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Overeducation and job satisfaction: the role of job demands and control

Dieter Verhaest (UGent) and Elsy Verhofstadt (UGent)
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Abstract
Purpose - The purpose of this paper is to investigate how job demands and control contribute to the relationship between overeducation and job satisfaction. Design/methodology/approach - The analysis is based on data for Belgian young workers up to the age of 26. The authors execute regression analyses, with autonomy, quantitative demands and job satisfaction as dependent variables. The authors account for unobserved individual heterogeneity by means of panel-data techniques. Findings - The results reveal a significant role of demands and control for the relationship between overeducation and job satisfaction. At career start, overeducated workers have less control than adequately educated individuals with similar skills levels, but more control than adequately educated employees doing similar work. Moreover, their control increases faster over the career than that of adequately educated workers with a similar educational background. Finally, demands have less adverse effects on satisfaction for high-skilled workers, irrespective of their match, while control moderates the negative satisfaction effect of overeducation. Research limitations/implications - Future research should look beyond the early career and focus on other potential compensation mechanisms for overeducation. Also the role of underlying mechanisms, such as job crafting, deserves more attention. Practical implications - The results suggest that providing more autonomy is an effective strategy to avoid job dissatisfaction among overeducated workers. Originality/value - The study connects two areas of research, namely, that on overeducation and its consequences and that on the role of job demands and control for workers' well-being. The results contribute to a better understanding why overeducation persists. Moreover, they are consistent with the hypothesis that employers hire overeducated workers because they require less monitoring and are more able to cope with demands, although more direct evidence on this is needed.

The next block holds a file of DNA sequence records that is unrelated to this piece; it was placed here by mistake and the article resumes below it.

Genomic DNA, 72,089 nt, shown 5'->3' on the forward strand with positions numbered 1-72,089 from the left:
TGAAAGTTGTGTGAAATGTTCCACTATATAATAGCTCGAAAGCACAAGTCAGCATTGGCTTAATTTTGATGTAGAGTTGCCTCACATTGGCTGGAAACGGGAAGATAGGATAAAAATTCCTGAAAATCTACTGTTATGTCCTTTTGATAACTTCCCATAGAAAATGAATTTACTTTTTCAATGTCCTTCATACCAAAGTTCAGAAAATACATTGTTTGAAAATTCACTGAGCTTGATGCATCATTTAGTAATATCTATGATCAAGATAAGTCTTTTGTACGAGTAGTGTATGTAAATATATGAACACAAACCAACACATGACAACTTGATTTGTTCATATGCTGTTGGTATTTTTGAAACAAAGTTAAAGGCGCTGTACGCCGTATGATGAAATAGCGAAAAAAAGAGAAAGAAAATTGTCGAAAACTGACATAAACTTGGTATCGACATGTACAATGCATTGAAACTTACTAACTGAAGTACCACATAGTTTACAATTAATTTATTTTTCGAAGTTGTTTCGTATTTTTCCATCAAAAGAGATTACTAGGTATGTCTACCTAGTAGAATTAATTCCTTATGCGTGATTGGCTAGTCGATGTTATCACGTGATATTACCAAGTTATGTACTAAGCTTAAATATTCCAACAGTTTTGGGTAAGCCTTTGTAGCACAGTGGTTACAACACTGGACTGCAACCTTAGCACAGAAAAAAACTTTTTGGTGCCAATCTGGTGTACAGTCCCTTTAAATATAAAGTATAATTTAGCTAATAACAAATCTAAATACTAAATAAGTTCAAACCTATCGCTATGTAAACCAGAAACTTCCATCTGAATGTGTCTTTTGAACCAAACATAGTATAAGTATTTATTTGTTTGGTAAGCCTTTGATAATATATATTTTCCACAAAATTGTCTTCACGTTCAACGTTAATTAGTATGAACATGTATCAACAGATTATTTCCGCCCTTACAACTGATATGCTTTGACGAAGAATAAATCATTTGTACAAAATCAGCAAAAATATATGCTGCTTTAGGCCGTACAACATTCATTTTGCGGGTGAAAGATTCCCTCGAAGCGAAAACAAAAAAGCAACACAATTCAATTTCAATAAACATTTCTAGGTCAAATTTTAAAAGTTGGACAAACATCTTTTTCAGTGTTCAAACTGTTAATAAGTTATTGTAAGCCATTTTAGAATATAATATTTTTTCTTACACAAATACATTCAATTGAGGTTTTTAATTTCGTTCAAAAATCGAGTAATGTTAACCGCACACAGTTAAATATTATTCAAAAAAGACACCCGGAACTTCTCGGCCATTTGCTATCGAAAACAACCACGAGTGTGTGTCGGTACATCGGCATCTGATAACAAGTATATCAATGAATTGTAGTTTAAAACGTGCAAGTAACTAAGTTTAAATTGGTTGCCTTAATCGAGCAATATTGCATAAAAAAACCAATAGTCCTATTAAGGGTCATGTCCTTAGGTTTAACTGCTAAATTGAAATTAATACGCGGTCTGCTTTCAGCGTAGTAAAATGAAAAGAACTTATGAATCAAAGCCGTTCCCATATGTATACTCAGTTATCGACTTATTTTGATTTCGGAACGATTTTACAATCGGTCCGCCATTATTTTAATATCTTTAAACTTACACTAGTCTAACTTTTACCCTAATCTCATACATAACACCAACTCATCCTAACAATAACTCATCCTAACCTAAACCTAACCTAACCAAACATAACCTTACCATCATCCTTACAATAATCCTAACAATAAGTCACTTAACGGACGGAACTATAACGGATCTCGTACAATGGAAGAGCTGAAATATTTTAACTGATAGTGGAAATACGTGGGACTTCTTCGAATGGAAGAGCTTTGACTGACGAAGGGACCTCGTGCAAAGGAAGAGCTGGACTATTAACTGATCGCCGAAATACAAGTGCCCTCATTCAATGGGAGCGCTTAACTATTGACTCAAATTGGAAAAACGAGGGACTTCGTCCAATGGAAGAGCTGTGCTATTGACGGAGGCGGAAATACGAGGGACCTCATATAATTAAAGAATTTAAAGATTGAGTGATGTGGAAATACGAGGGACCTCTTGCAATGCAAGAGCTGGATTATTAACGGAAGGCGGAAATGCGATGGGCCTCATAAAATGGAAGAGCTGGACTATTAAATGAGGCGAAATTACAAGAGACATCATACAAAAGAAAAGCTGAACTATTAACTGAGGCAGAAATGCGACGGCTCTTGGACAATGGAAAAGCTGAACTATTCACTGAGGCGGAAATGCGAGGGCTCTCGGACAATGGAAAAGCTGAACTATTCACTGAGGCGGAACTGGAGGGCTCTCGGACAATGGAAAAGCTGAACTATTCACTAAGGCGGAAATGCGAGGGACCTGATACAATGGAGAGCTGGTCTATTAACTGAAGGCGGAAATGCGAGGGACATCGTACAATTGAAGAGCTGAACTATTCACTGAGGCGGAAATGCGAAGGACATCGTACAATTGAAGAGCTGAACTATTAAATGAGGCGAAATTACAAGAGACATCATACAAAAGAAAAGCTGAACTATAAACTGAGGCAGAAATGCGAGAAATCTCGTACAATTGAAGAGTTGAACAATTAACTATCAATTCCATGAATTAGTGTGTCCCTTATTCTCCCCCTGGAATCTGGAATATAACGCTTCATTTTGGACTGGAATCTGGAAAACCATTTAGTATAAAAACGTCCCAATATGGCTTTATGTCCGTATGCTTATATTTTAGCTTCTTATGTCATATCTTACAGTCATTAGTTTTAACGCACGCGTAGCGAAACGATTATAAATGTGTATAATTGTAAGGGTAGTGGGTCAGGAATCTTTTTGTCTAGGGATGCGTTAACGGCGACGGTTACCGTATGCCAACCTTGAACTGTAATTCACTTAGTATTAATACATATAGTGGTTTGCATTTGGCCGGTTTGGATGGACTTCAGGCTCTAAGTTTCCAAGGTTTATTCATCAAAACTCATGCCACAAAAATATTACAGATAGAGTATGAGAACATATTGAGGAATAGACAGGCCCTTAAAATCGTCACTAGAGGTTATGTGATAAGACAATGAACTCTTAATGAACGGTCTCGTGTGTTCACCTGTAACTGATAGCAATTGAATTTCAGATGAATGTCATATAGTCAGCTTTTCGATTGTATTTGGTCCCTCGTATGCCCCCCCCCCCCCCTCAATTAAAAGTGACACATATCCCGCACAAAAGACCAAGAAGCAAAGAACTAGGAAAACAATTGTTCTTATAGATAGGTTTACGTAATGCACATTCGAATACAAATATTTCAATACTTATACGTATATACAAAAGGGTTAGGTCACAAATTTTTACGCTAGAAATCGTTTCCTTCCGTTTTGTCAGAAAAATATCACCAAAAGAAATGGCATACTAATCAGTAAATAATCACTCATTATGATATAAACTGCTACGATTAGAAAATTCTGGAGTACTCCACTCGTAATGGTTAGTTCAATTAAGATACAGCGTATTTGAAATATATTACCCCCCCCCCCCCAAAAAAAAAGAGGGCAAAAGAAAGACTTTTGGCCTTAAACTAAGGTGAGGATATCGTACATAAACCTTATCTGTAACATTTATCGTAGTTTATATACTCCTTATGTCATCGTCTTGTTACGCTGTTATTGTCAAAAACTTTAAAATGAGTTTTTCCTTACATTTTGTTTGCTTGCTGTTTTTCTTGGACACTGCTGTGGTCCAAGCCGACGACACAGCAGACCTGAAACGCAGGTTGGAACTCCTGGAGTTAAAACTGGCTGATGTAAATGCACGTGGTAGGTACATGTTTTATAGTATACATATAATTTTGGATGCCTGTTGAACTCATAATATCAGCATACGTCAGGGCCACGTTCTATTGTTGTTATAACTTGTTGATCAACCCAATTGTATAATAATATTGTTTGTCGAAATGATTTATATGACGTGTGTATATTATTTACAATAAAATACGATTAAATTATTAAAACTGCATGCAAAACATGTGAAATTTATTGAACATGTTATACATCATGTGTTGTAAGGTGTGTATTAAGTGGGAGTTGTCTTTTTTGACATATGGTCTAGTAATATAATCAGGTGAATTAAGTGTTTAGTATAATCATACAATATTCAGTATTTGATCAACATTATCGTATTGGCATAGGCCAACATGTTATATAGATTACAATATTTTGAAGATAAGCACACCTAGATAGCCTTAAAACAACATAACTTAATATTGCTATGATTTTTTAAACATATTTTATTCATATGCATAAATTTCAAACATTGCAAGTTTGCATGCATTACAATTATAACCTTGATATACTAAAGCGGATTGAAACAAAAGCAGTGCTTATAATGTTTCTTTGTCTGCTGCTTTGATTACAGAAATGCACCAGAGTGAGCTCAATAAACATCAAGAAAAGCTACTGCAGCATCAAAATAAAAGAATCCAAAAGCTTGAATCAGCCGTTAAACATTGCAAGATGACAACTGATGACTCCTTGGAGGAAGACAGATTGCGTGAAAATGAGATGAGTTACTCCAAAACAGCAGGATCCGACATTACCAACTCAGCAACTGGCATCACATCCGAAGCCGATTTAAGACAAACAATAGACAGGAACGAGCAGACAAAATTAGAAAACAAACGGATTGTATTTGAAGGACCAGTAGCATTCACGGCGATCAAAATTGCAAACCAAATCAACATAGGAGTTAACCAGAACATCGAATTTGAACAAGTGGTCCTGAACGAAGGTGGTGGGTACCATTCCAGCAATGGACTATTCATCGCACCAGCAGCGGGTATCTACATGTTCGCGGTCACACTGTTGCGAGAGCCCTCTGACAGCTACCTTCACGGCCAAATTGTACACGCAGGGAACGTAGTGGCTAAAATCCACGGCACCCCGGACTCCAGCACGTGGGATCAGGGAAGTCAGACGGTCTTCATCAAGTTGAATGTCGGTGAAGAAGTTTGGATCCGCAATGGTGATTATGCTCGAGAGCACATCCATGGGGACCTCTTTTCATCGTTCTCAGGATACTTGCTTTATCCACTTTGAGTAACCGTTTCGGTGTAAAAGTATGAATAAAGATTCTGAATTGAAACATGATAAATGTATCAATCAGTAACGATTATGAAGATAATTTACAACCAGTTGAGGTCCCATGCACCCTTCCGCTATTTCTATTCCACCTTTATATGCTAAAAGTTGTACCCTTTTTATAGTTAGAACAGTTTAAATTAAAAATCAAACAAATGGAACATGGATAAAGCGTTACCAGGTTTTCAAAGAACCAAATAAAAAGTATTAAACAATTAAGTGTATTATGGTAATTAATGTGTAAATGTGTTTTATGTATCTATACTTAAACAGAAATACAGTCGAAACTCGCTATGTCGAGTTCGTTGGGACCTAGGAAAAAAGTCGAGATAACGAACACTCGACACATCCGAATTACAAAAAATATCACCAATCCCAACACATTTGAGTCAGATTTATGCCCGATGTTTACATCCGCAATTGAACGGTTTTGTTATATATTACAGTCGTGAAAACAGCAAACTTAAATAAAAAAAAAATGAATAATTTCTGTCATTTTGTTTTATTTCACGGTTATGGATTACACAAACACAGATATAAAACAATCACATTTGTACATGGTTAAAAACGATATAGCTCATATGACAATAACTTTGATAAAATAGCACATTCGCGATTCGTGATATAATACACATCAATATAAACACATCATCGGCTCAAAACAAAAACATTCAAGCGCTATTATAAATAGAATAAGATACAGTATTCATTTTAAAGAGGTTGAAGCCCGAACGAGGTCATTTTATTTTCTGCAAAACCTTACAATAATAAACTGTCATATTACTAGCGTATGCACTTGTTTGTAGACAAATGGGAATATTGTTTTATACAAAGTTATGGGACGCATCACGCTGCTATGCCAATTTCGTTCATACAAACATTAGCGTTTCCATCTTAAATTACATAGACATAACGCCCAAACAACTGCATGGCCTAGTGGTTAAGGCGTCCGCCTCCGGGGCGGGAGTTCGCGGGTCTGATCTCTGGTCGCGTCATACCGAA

Keywords
PERCEIVED OVERQUALIFICATION, LABOR-MARKET, EDUCATIONAL MISMATCH, SKILL MISMATCHES, UNDEREMPLOYMENT, PRODUCTIVITY, PERFORMANCE, IMPACT, MATCH, WAGES, Subjective well-being, Time pressure, Underemployment, Job satisfaction, Autonomy, Overqualification, Job demands-control model, Mismatch

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Citation

Please use this url to cite or link to this publication:

Chicago
Verhaest, Dieter, and Elsy Verhofstadt. 2016. “Overeducation and Job Satisfaction: The Role of Job Demands and Control.” International Journal of Manpower 37 (3): 456–473.
APA
Verhaest, D., & Verhofstadt, E. (2016). Overeducation and job satisfaction: the role of job demands and control. INTERNATIONAL JOURNAL OF MANPOWER, 37(3), 456–473.
Vancouver
1.